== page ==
If you’re a writer and author, and are serious about getting your work out there, you should WANT critical feedback. Because trust me, having a CP point out an embarrassing grammatical error or the fact you made your protagonist short, brown-haired, and an animal lover in chapter one, and then a tall, cat-hating redhead by chapter eleven is MUCH better than having an agent find the mistakes.

So thanks to my CPs, who were with me before THE CALL, and who have committed to me for the long haul.

Tackle hug for all of you!

 

HARD WORK (And a sprinkle of luck)

One of my writer friends recently asked me what the key to success was in getting an agent. Well, here’s the secret:

HARD WORK.

Honestly, I could probably stop writing this post now. After all, without hard work you’re not getting anywhere, anytime soon. And even with hard work, there were many (MANY) days where it all felt a little like this:

 

But because I find two sentence blog posts annoying and lazy, I’ll qualify what that HARD WORK looked like, at least for me.

When I was writing my current novel, the one that landed me my (awesome) agent, I woke up most mornings at 5 am (thankfully, the super supportive #5amwritersclub crew joined me). Yes, you’re reading that right. For nearly three months I set my alarm and diligently got up to write. At times I jumped out of bed, because I had the next scene already churning in my brain. Other days? Well …

 

During some of those early morning writing sessions, depending on what time the kiddo joined me (she is also quite an early riser), I only got in 500 words or so. Other mornings, when I was on a roll, I could write 2,000 words in an hour. But regardless, I wrote every single day.

(HARD WORK)

Then, after letting the book marinate for about a month and using my kidlet alarm rather than my phone, I recommitted to 5 am and started my revisions. I had a few beta readers go through the book and offer me their thoughts. I had a critique partner do the same. I made changes they suggested, or addressed concerns they had, and I forced myself to reconsider every word, every scene, every chapter. I killed a lot of darlings. I rewrote scenes and deleted others. I was certain I was never going to finish. But I did.

(HARD WORK)

After the crazy contest and first offers time, I got back to work. Some of the other agents, who passed on representation, offered me feedback. For those who haven’t been in the query trenches … unsolicited agent feedback? It’s a gift. So I PAID VERY CLOSE ATTENTION TO IT. And armed with that feedback and my own ideas for changes, I tackled revisions again. This time with four critique partners who all brought different talents to my manuscript. Some of the suggestions I didn’t like. Mostly because they meant more HARD WORK. Some of the changes would also send ripples all the way through the book. Which meant, you got it: HARD WORK. But I was committed to the process, and so I was flexible. Of course, I didn’t make changes or revisions just because a critique partner thought it was necessary. Ultimately it was my story, and my vision for it trumped all. But as a rule, I at least considered every piece of feedback and suggestion offered.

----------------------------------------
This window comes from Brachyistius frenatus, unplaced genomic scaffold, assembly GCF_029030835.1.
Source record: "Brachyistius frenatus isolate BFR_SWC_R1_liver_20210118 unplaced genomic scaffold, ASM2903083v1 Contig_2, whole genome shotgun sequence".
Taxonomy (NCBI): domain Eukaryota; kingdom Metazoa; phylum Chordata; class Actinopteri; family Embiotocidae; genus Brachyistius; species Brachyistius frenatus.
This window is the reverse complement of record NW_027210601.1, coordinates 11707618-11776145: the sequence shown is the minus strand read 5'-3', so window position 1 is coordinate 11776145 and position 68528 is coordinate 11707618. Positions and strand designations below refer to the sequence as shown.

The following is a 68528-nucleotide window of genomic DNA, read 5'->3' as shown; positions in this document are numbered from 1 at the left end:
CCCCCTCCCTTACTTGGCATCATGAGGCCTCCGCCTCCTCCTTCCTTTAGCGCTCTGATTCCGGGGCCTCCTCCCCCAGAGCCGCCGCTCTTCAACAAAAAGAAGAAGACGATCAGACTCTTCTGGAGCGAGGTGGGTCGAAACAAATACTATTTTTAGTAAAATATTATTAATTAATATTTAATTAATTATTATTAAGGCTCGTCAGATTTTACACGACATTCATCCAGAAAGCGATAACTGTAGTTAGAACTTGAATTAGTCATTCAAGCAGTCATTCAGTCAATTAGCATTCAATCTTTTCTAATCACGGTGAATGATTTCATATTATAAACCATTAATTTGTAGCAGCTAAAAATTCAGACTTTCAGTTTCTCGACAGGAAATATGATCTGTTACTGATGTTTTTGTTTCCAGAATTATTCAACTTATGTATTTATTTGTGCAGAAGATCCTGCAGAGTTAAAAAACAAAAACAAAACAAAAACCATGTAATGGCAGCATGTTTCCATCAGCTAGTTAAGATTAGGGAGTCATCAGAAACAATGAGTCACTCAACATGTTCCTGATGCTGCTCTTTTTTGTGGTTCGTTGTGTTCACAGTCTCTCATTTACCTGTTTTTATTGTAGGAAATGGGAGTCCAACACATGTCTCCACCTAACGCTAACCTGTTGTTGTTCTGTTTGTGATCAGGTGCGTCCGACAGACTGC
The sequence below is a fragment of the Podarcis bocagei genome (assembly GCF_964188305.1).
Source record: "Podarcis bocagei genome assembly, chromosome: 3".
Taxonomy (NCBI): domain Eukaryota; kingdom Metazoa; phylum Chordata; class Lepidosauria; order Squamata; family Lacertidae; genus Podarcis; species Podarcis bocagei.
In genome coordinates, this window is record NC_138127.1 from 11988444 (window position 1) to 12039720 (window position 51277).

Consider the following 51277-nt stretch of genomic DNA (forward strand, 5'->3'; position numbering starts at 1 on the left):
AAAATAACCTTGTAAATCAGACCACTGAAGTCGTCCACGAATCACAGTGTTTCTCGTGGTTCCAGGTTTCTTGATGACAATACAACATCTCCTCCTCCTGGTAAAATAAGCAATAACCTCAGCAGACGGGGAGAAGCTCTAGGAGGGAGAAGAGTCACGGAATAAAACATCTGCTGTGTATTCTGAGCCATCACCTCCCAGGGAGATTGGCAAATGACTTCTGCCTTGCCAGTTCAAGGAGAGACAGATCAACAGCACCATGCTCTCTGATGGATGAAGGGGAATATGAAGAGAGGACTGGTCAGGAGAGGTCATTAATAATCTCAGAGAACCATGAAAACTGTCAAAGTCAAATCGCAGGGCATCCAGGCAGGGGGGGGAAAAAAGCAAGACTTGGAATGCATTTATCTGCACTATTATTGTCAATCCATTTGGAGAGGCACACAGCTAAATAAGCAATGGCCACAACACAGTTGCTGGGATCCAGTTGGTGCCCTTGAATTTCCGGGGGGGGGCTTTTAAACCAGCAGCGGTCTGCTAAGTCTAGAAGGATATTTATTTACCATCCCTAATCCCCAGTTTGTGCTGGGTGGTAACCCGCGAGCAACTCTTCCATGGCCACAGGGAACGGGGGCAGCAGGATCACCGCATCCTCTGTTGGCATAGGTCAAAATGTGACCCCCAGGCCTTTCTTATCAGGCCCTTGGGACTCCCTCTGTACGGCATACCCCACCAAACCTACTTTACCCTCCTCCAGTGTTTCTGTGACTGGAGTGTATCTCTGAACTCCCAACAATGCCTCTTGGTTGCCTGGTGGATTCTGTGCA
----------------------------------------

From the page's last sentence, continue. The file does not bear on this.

(HARD WORK)

A few months later, miraculously the revisions were finished and I was ready to query. I carefully honed my list, scouring online agent interviews and posts, plus Twitter and gems like QueryTracker for any and all information I could gather on agents who represented my genre. I researched the agents, and the agencies, and made my decisions based on a few key things:

  1. I was happy to query a more junior agent with less experience as long as they had a successful agency backing them.
  2. I avoided agents who I felt were less than professional in their blog posts and/or on social media.
  3. I made sure to query agents who had at least a few sales to their credit.
  4. I didn’t query any agent who hadn’t made a request for my genre in the last year (this is where QueryTracker can be helpful, if the agents are on there — you can see the request rates, and genres being requested).
  5. I didn’t wait to hear back from small batches of agents (say, 10 at a time) before querying more. I sent out queries in batches of 3-5, but if I got a rejection, I sent out another query. Over the course of a month and a half, I queried 70 agents.

This querying strategy worked for me, both in terms of successfully getting an agent and controlling the anxiety, dread, and doubt that comes part and parcel with querying. It allowed me to still feel like I had some control over the process, even when I was waiting to hear back on full manuscripts and queries. Because the waiting? It’s brutal. Seriously, I’m surprised more querying authors don’t get tendonitis from the endless email refreshing that goes on …

(HARD WORK)

All in all, from writing the first word to signing with Carolyn, it took 11 months and 11 days. I had a goal back when I wrote that first word that I would get an agent by the time I turned 41, which is happening in just over a month. Goals are powerful things. If you’re reaching for one, I highly recommend you write it down, look at it often, and tell people about it.

So after all that, I guess there is a little more to the secret.

Along with HARD WORK, and a willingness to be flexible, a sprinkle of luck doesn’t hurt.

(I like to picture it sort of like this, the sprinkle of luck…)